An offering of grain;
an offering of drink.
Blind tiger forgive us
for making you a stuffed head.
Your jaws set to grimace
for a hundred years.
Your eyes as jewels
reflecting the setting
suns of empires.

Is the tiger listening
to the trees?
Place its skull in the river,
force open its jaws,
place a leaf on its tongue.


How many winters
has the tiger endured?
Watching with its glass eyes
the decay of shires.

Suddenly, snowdrops in hedgerows.
The child in the birch bark cot
coos to himself.
He is warm in his bed of moss;
in his fish skin clothes.

The wind rattles the claws and teeth
which hang dangling on strings
above the cradle.
Clack of tiger tooth
on bear claw.


Blind tiger your forests are gone
and the rivers silt with effluent.

They have dressed you
in plastic wrappings
and tied bags of excrement
to your tail.

It is better
they pull out your claws and teeth;
leave your feet bleeding,
leave the bloody sockets of your mouth.

Let them drug you,
forever pacing your cage;
until each bone is rendered,
until you are flayed again.


Blind tiger I have hunted you
in my dreams.
Your wound has left
its blood trace in dust
or on pebbles
by a mountain stream;
or mixed in the resin of tall pines.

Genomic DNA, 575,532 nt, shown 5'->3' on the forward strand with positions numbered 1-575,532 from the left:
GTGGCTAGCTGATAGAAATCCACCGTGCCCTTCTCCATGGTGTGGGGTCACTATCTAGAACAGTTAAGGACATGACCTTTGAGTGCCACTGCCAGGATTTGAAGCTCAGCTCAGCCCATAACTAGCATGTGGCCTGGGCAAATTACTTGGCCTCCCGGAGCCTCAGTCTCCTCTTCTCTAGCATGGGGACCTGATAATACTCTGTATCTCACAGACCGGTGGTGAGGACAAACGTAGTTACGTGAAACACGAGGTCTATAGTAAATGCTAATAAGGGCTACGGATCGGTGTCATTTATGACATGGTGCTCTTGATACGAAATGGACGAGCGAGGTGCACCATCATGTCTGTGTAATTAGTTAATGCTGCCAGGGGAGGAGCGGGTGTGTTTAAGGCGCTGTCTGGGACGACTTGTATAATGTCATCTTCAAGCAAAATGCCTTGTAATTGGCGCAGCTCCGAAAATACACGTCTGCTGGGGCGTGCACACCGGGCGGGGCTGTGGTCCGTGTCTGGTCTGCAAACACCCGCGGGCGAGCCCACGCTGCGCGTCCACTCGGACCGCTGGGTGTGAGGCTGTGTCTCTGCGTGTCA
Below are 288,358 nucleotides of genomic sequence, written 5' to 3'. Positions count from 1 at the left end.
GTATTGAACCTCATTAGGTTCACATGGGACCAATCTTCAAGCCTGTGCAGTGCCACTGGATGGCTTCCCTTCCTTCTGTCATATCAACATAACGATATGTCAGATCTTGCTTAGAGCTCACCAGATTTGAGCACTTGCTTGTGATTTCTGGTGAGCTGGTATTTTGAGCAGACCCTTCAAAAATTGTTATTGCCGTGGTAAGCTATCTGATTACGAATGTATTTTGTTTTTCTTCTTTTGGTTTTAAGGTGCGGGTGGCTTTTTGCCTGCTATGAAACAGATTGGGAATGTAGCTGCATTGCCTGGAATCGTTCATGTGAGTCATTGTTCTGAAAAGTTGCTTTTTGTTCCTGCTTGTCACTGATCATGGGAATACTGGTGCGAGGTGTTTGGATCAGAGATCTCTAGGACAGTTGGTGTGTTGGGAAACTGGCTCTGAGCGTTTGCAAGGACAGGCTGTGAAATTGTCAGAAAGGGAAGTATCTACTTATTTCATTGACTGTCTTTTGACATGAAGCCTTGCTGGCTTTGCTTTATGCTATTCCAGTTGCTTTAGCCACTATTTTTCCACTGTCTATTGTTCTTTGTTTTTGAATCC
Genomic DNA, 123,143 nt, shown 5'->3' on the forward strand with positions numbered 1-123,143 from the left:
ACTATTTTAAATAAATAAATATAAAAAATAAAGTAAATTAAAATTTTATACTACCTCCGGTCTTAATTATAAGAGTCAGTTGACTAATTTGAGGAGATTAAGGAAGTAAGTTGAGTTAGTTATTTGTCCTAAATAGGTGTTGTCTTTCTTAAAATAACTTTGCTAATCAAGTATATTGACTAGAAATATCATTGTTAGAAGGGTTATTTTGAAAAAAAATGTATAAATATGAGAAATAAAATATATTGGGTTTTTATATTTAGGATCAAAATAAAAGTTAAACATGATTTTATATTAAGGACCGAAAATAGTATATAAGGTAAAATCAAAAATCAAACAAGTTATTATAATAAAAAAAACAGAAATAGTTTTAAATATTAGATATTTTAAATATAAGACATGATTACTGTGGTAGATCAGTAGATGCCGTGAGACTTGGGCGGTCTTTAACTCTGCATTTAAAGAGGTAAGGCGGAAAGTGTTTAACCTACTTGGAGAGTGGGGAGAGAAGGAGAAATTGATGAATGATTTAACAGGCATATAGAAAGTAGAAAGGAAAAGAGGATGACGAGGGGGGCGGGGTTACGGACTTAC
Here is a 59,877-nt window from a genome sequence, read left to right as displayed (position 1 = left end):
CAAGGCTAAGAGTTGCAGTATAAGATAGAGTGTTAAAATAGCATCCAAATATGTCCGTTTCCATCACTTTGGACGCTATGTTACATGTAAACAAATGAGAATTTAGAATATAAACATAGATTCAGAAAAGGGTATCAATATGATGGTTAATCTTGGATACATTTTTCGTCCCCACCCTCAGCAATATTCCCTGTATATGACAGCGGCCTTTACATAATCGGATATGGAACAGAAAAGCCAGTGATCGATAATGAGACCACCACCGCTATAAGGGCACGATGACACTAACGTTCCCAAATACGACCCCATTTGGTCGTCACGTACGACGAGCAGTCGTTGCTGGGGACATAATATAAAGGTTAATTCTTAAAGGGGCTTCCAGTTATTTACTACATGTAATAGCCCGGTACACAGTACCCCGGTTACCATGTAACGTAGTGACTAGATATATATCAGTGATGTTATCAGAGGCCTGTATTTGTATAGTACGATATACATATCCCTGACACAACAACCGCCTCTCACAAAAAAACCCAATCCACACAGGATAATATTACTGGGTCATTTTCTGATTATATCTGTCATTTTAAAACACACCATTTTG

I have wondered
at the drowning
of my grandfather
in fire and water.

I have stood at the edge
of the wound’s dark hole;
the stars are simple here.


My mouth is crammed with birch twigs
and the hills lie in abasement;
only the contaminated earth
and sulphurous rain.

They found your skin
in an out-house;
last of your species
rotten and moth-worn.

Blind tiger, it is not what I expected
when I awoke;
to stand on the final mountain
as waters rise.

Life is ending in this putrid crucible;
and I am here cupping water.


The hole in my mother’s heart
is the hole in the fuselage.
The wrecked bomber which floats
on the surface of an icy sea.

Those that are left
cling to its shattered wing;
but already their bodies
are being covered by waves.

My Father’s father lies
elsewhere without an eye,
in the rank humidity
of a field hospital.

The flower in the tiger’s mouth
is not dissimilar from our own.

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